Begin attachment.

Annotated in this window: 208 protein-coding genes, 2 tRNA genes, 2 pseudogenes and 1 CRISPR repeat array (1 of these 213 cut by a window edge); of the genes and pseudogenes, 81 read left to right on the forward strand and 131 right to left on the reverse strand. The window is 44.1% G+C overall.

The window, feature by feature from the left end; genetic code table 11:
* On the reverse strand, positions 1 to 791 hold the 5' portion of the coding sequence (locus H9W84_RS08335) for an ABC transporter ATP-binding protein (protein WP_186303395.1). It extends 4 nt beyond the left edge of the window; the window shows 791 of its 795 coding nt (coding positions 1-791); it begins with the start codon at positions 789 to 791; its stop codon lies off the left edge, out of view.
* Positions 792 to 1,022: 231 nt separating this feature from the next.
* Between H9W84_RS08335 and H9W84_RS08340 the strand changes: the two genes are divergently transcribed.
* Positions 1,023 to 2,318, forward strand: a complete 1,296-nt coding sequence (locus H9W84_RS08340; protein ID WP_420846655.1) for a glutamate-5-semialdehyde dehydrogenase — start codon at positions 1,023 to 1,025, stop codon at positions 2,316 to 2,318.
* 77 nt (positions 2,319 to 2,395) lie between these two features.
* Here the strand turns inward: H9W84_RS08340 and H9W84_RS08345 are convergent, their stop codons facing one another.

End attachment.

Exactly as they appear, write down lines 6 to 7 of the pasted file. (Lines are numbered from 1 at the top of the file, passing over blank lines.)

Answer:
* Positions 1,023 to 2,318, forward strand: a complete 1,296-nt coding sequence (locus H9W84_RS08340; protein ID WP_420846655.1) for a glutamate-5-semialdehyde dehydrogenase — start codon at positions 1,023 to 1,025, stop codon at positions 2,316 to 2,318.
* 77 nt (positions 2,319 to 2,395) lie between these two features.